First National payment protection insurance (PPI), also known as loan repayment insurance, credit insurance or credit protection insurance was designed so that the borrower could make repayments to First National if they were unable to earn income to service the debt. This shouldn't be confused with income protection insurance which is not usually attached to a debt. PPI was widely sold by First National as an add-on to the loan or an overdraft product.
First National PPI usually covered payments for a minimum of 12 months, this gave the borrower enough time to find alternative means of making repayments such as going back to work.
Some First National PPI policies were sold without the consumer even aware that PPI was added onto their loan. Some consumers claim that First National informed them that their application for a loan, credit card or mortgage would be declined if they didn't take out First National payment protection insurance. In some cases this led to fear of losing a loan and the borrower would accept the First National PPI even though they may not of even needed it.
First National may have mis-sold you PPI if any of the below statements are relevant to you at the point of sale:
- Did First National make you aware about cancelling your PPI policy?
- You should have been made aware by First National that you had the right to cancel your PPI policy within the cooling off period.
- Did First National enquire if you had PPI cover elsewhere that would of covered repayments?
- First National should have asked if you had pre-existing PPI cover elsewhere as this would have been sufficient.
- Were you aware that First National had added PPI to your agreement?
- If you were not aware PPI had been added to your agreement by First National, it may have been added without your consent or it may have been opt-out box which was not obvious.
- Were you older than the upper age limit for your First National PPI policy?
- If First National had an upper age limit on the PPI policy and you were above this set age, you would not have been covered.
- Did you feel pressured into purchasing the First National PPI policy?
- A simple assessment of your personal circumstances to determine if PPI was of any benefit to you should have been carried out by First National, with no pressure or hard selling.
- Did you have a pre-existing medical condition at time you were sold your PPI policy by First National?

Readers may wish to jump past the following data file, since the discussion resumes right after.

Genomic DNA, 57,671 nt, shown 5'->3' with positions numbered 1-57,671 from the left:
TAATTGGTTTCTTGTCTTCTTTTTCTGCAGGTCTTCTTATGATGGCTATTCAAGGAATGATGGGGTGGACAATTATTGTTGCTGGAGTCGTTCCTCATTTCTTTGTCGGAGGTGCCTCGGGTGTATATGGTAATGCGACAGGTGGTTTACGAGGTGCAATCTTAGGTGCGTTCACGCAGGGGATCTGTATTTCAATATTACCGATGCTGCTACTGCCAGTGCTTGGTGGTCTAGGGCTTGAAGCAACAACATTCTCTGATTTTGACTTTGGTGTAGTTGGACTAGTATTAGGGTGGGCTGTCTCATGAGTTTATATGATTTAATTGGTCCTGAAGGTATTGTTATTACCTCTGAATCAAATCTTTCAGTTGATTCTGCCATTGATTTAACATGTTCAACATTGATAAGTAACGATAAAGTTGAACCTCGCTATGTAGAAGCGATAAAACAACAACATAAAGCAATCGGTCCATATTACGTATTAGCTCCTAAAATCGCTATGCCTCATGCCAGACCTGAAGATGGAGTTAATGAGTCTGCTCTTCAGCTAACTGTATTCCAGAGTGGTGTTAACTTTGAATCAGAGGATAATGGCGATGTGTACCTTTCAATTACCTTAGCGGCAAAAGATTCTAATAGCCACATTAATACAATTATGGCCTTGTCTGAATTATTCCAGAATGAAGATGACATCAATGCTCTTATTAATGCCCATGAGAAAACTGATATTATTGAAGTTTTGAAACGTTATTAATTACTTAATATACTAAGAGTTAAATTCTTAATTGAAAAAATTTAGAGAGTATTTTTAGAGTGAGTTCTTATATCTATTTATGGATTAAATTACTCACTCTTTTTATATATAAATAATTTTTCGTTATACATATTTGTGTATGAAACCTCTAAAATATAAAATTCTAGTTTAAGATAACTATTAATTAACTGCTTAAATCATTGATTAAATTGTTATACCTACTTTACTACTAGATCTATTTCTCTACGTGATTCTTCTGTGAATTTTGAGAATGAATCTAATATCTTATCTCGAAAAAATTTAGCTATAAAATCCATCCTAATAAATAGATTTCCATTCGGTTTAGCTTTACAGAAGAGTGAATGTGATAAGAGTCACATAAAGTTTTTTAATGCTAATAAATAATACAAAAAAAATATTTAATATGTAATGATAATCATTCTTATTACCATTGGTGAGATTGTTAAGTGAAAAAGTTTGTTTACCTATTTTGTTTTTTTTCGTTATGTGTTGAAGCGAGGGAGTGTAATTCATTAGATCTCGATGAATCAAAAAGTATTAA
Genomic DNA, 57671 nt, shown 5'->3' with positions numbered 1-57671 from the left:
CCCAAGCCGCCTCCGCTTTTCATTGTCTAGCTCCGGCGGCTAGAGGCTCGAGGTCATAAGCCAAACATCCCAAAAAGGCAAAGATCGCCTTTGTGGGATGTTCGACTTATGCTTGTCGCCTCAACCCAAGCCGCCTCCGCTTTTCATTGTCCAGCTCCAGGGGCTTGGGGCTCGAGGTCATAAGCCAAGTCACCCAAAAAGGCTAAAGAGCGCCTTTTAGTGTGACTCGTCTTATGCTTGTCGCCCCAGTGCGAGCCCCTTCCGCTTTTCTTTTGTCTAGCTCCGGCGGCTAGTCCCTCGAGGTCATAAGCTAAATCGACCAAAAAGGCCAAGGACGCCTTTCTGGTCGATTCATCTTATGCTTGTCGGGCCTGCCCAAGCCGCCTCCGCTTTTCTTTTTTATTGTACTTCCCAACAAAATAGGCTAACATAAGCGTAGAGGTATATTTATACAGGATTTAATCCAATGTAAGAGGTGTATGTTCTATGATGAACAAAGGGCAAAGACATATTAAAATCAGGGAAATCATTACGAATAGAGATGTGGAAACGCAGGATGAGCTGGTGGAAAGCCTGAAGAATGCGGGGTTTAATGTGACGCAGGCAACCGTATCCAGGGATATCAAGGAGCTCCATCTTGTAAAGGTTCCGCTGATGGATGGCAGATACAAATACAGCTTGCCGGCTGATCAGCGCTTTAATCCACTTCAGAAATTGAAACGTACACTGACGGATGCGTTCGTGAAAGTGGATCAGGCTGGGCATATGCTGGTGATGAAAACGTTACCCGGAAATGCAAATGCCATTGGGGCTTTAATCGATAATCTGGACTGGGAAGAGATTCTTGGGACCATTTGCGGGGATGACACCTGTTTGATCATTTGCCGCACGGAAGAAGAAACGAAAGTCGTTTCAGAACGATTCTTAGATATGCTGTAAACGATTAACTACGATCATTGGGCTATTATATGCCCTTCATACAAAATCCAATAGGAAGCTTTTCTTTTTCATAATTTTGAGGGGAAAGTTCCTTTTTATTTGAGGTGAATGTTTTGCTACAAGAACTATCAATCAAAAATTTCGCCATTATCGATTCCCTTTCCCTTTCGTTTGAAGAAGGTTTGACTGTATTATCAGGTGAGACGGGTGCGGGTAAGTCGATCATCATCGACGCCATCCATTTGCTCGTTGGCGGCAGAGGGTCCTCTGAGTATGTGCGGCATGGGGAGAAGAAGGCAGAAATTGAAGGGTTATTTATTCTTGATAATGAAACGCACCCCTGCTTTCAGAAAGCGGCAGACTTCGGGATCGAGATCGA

- If you were ever unable to work throughout the term of your First National PPI policy due to the pre-existing medical condition, you would not have been covered by the First National PPI policy.
- Were you led to believe that the First National PPI policy was compulsory to your finance agreement?
- If a PPI policy was required for the finance agreement, First National should have made you aware that you had the right to shop around OR if you had pre-existing cover elsewhere, First National should not have sold you another PPI policy.
- Was the term of your First National PPI cover shorter than the term of the finance agreement AND did First National not explain that there would be a period of no PPI cover towards the end of your finance agreement?
- If First National did not explain that you would be unprotected for any period of time throughout the finance agreement, you have been mis-sold your First National PPI policy.
- Was the total cost of the First National PPI policy clearly explained to you at the point of sale?
- First National should have explained every aspect of any costs relating to your PPI agreement. Failure to do so would be considered a big mis-selling factor.
- Did First National make you aware of any exclusions or circumstances in which you would not be eligible to make a claim?
- If you weren’t told by First National about the exclusions, or circumstances in which you couldn’t claim, you may have been mis-sold your First National PPI policy.
- When you were sold your PPI policy by First National, were you unemployed, self-employed or retired?
- If you were unemployed, self-employed or retired when First National sold you your PPI policy, you would not have been covered and therefore the First National PPI policy would have been of no benefit to you.
- Did First National make you aware that part of your PPI premiums may have been paid as commission?
- The Plevin ruling means that if over 50% of your PPI premiums were paid in commission to First National, you were mis-sold and are due a PPI refund.
If you have a successful PPI complaint against First National upheld, you would be entitled to a full refund PPI paid to First National, a full refund of any interest charged on the PPI by First National and a compensation interest of 8% per annum on both of those combined.